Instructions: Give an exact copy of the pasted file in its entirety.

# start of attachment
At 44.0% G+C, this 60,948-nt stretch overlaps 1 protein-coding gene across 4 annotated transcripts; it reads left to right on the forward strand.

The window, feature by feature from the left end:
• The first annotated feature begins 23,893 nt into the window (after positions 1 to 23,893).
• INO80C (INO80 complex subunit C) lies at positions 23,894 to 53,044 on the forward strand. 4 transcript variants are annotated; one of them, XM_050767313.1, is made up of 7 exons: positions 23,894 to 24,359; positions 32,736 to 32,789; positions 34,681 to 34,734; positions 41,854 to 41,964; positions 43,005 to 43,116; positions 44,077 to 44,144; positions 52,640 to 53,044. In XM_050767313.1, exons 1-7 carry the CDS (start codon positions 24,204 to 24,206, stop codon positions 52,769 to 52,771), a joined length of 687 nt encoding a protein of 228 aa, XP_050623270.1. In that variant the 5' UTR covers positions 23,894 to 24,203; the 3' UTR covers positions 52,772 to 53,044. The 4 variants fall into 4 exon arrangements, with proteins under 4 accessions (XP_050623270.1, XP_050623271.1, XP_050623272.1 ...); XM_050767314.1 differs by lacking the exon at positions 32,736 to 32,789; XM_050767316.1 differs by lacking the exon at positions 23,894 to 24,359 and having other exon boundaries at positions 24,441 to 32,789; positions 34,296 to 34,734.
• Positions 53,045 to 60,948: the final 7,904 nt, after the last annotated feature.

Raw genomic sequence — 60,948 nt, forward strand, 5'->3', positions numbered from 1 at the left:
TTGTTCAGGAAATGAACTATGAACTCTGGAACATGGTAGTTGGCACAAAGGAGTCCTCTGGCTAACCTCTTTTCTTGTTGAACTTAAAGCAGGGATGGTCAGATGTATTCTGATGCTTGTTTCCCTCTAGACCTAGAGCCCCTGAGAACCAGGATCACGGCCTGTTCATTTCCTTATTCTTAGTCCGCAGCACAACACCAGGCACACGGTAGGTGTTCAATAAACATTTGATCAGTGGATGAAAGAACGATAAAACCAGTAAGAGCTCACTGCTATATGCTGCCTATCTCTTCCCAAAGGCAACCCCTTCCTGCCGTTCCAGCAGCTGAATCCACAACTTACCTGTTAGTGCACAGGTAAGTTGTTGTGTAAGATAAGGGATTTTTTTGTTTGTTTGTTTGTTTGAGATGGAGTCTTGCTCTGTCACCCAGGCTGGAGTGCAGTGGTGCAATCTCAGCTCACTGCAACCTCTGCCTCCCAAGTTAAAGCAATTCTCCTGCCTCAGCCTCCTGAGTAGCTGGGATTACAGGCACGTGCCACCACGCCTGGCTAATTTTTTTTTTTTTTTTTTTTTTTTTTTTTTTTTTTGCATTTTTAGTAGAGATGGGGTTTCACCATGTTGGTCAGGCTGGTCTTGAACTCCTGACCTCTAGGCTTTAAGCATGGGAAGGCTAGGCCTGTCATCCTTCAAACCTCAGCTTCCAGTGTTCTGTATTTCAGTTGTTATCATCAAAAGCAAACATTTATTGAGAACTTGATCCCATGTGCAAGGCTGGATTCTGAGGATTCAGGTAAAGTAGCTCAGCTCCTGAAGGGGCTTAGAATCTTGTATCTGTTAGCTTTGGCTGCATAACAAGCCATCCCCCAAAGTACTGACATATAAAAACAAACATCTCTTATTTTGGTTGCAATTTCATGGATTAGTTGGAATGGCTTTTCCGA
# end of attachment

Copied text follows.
At 44.0% G+C, this 60,948-nt stretch overlaps 1 protein-coding gene across 4 annotated transcripts; it reads left to right on the forward strand.

The window, feature by feature from the left end:
• The first annotated feature begins 23,893 nt into the window (after positions 1 to 23,893).
• INO80C (INO80 complex subunit C) lies at positions 23,894 to 53,044 on the forward strand. 4 transcript variants are annotated; one of them, XM_050767313.1, is made up of 7 exons: positions 23,894 to 24,359; positions 32,736 to 32,789; positions 34,681 to 34,734; positions 41,854 to 41,964; positions 43,005 to 43,116; positions 44,077 to 44,144; positions 52,640 to 53,044. In XM_050767313.1, exons 1-7 carry the CDS (start codon positions 24,204 to 24,206, stop codon positions 52,769 to 52,771), a joined length of 687 nt encoding a protein of 228 aa, XP_050623270.1. In that variant the 5' UTR covers positions 23,894 to 24,203; the 3' UTR covers positions 52,772 to 53,044. The 4 variants fall into 4 exon arrangements, with proteins under 4 accessions (XP_050623270.1, XP_050623271.1, XP_050623272.1 ...); XM_050767314.1 differs by lacking the exon at positions 32,736 to 32,789; XM_050767316.1 differs by lacking the exon at positions 23,894 to 24,359 and having other exon boundaries at positions 24,441 to 32,789; positions 34,296 to 34,734.
• Positions 53,045 to 60,948: the final 7,904 nt, after the last annotated feature.

Raw genomic sequence — 60,948 nt, forward strand, 5'->3', positions numbered from 1 at the left:
TTGTTCAGGAAATGAACTATGAACTCTGGAACATGGTAGTTGGCACAAAGGAGTCCTCTGGCTAACCTCTTTTCTTGTTGAACTTAAAGCAGGGATGGTCAGATGTATTCTGATGCTTGTTTCCCTCTAGACCTAGAGCCCCTGAGAACCAGGATCACGGCCTGTTCATTTCCTTATTCTTAGTCCGCAGCACAACACCAGGCACACGGTAGGTGTTCAATAAACATTTGATCAGTGGATGAAAGAACGATAAAACCAGTAAGAGCTCACTGCTATATGCTGCCTATCTCTTCCCAAAGGCAACCCCTTCCTGCCGTTCCAGCAGCTGAATCCACAACTTACCTGTTAGTGCACAGGTAAGTTGTTGTGTAAGATAAGGGATTTTTTTGTTTGTTTGTTTGTTTGAGATGGAGTCTTGCTCTGTCACCCAGGCTGGAGTGCAGTGGTGCAATCTCAGCTCACTGCAACCTCTGCCTCCCAAGTTAAAGCAATTCTCCTGCCTCAGCCTCCTGAGTAGCTGGGATTACAGGCACGTGCCACCACGCCTGGCTAATTTTTTTTTTTTTTTTTTTTTTTTTTTTTTTTTTTGCATTTTTAGTAGAGATGGGGTTTCACCATGTTGGTCAGGCTGGTCTTGAACTCCTGACCTCTAGGCTTTAAGCATGGGAAGGCTAGGCCTGTCATCCTTCAAACCTCAGCTTCCAGTGTTCTGTATTTCAGTTGTTATCATCAAAAGCAAACATTTATTGAGAACTTGATCCCATGTGCAAGGCTGGATTCTGAGGATTCAGGTAAAGTAGCTCAGCTCCTGAAGGGGCTTAGAATCTTGTATCTGTTAGCTTTGGCTGCATAACAAGCCATCCCCCAAAGTACTGACATATAAAAACAAACATCTCTTATTTTGGTTGCAATTTCATGGATTAGTTGGAATGGCTTTTCCGA